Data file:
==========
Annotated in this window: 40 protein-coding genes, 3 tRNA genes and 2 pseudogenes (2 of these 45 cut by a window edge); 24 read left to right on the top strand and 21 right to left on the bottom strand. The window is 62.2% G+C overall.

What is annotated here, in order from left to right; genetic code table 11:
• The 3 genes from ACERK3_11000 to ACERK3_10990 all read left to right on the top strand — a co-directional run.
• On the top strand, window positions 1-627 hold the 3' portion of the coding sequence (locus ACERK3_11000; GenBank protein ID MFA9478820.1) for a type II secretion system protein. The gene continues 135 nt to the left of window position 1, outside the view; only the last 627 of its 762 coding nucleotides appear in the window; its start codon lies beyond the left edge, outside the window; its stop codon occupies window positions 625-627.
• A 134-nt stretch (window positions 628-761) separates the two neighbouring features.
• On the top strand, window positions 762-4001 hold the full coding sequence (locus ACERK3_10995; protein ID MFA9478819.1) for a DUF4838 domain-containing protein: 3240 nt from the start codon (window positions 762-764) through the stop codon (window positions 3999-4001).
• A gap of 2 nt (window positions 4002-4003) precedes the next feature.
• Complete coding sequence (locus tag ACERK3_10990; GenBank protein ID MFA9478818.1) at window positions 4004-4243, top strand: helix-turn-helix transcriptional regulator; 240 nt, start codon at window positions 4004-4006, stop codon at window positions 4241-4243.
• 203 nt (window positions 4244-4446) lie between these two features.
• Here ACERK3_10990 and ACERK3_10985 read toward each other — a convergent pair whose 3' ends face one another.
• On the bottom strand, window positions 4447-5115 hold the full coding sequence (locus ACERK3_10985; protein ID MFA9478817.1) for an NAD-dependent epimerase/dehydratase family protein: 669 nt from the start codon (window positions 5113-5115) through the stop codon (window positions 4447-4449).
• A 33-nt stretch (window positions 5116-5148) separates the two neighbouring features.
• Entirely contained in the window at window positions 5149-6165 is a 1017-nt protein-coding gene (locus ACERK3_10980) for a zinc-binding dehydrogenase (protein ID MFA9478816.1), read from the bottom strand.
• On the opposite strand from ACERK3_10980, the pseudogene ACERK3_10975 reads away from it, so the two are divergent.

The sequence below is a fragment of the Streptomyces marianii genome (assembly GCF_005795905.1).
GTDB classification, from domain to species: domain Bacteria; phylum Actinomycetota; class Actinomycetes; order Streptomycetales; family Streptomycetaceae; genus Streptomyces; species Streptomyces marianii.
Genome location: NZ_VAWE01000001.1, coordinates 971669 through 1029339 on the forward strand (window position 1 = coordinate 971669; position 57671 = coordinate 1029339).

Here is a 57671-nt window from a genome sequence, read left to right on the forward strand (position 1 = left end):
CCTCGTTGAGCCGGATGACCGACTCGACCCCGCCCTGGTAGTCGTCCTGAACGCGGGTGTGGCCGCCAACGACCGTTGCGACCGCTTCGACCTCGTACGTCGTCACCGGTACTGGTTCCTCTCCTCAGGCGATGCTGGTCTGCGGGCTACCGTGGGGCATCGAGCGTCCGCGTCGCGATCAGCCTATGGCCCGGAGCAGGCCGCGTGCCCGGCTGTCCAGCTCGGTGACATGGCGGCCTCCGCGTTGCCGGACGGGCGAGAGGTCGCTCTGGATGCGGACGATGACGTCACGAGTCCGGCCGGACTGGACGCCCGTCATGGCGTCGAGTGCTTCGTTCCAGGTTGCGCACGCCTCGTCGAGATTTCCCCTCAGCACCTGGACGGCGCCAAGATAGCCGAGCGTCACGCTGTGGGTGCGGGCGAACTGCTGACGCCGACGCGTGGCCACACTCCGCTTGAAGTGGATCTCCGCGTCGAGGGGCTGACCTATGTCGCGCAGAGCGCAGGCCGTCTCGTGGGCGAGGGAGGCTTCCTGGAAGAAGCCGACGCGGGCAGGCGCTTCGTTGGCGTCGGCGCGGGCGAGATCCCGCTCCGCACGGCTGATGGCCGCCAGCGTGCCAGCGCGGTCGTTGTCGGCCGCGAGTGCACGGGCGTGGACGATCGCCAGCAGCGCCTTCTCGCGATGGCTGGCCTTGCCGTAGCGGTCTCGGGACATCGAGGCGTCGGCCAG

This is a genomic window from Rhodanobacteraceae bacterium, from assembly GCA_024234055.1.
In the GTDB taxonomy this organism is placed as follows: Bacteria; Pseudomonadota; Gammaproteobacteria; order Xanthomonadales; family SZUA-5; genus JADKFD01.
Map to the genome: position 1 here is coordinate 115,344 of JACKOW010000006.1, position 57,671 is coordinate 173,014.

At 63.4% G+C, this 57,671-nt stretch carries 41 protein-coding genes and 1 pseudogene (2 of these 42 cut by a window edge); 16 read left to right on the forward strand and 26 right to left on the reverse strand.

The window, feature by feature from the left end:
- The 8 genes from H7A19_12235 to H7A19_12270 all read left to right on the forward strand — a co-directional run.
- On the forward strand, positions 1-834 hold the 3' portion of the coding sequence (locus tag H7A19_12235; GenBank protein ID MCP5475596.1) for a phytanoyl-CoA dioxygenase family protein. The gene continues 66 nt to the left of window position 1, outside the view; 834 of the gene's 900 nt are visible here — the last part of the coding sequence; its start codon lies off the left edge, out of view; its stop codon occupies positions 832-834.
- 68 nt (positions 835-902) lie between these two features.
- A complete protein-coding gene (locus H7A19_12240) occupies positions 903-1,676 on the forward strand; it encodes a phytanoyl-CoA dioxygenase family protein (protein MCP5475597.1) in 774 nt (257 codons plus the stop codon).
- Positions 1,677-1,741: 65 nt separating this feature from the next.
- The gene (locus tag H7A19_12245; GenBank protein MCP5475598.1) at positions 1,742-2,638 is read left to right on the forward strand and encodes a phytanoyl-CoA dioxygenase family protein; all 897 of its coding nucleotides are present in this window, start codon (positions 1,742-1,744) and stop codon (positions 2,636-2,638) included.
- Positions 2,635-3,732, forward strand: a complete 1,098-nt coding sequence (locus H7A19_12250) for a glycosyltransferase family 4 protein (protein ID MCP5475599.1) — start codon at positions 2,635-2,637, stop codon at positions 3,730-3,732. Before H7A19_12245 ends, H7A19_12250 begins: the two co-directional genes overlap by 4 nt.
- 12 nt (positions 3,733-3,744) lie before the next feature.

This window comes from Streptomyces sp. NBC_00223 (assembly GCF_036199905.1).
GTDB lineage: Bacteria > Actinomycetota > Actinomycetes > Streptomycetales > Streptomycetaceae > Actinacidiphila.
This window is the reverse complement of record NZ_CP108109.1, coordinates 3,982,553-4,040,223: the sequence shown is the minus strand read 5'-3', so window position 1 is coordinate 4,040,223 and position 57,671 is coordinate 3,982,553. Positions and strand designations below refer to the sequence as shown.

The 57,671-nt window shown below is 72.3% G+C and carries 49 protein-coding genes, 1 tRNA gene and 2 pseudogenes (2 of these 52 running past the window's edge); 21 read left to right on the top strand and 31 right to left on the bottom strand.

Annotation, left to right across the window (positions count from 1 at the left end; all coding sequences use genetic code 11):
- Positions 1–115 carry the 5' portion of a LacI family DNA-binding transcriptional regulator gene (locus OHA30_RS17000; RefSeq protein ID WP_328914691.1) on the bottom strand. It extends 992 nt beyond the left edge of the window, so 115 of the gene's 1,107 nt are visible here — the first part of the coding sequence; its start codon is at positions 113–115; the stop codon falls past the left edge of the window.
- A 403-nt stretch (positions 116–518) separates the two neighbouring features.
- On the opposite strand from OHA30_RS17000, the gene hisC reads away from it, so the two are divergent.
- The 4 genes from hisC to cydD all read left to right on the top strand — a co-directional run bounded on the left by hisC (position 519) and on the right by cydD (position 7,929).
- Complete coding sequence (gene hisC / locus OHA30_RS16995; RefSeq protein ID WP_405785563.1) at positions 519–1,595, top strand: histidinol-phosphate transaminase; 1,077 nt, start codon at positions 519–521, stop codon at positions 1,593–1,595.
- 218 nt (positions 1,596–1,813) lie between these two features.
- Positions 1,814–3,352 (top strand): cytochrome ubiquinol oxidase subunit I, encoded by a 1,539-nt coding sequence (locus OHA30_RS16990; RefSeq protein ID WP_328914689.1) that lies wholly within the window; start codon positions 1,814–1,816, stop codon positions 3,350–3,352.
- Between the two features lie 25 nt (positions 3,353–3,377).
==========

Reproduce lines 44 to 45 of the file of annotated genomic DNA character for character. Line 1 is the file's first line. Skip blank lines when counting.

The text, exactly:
- Positions 1,814–3,352 (top strand): cytochrome ubiquinol oxidase subunit I, encoded by a 1,539-nt coding sequence (locus OHA30_RS16990; RefSeq protein ID WP_328914689.1) that lies wholly within the window; start codon positions 1,814–1,816, stop codon positions 3,350–3,352.
- Between the two features lie 25 nt (positions 3,353–3,377).